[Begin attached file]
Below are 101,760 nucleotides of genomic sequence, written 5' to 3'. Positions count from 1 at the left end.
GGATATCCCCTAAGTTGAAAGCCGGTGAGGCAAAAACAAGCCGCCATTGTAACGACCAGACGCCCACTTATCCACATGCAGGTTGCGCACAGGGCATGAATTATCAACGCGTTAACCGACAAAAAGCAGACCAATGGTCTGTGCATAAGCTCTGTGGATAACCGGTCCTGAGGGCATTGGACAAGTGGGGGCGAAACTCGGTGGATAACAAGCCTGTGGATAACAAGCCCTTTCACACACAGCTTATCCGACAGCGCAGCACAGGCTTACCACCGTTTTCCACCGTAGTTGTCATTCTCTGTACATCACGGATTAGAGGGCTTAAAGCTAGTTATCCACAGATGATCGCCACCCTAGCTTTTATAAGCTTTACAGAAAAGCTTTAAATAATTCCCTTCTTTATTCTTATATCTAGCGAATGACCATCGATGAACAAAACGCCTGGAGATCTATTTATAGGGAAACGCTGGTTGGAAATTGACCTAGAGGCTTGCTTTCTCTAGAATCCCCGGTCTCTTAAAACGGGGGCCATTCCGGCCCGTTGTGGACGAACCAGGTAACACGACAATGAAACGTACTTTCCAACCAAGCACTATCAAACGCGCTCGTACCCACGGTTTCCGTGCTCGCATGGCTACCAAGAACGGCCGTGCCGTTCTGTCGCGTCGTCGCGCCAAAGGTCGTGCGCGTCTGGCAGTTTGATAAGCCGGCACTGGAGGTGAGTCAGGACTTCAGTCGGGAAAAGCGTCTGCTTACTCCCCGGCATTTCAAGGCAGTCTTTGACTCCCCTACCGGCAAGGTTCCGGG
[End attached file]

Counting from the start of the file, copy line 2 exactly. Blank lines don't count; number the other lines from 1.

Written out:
GGATATCCCCTAAGTTGAAAGCCGGTGAGGCAAAAACAAGCCGCCATTGTAACGACCAGACGCCCACTTATCCACATGCAGGTTGCGCACAGGGCATGAATTATCAACGCGTTAACCGACAAAAAGCAGACCAATGGTCTGTGCATAAGCTCTGTGGATAACCGGTCCTGAGGGCATTGGACAAGTGGGGGCGAAACTCGGTGGATAACAAGCCTGTGGATAACAAGCCCTTTCACACACAGCTTATCCGACAGCGCAGCACAGGCTTACCACCGTTTTCCACCGTAGTTGTCATTCTCTGTACATCACGGATTAGAGGGCTTAAAGCTAGTTATCCACAGATGATCGCCACCCTAGCTTTTATAAGCTTTACAGAAAAGCTTTAAATAATTCCCTTCTTTATTCTTATATCTAGCGAATGACCATCGATGAACAAAACGCCTGGAGATCTATTTATAGGGAAACGCTGGTTGGAAATTGACCTAGAGGCTTGCTTTCTCTAGAATCCCCGGTCTCTTAAAACGGGGGCCATTCCGGCCCGTTGTGGACGAACCAGGTAACACGACAATGAAACGTACTTTCCAACCAAGCACTATCAAACGCGCTCGTACCCACGGTTTCCGTGCTCGCATGGCTACCAAGAACGGCCGTGCCGTTCTGTCGCGTCGTCGCGCCAAAGGTCGTGCGCGTCTGGCAGTTTGATAAGCCGGCACTGGAGGTGAGTCAGGACTTCAGTCGGGAAAAGCGTCTGCTTACTCCCCGGCATTTCAAGGCAGTCTTTGACTCCCCTACCGGCAAGGTTCCGGG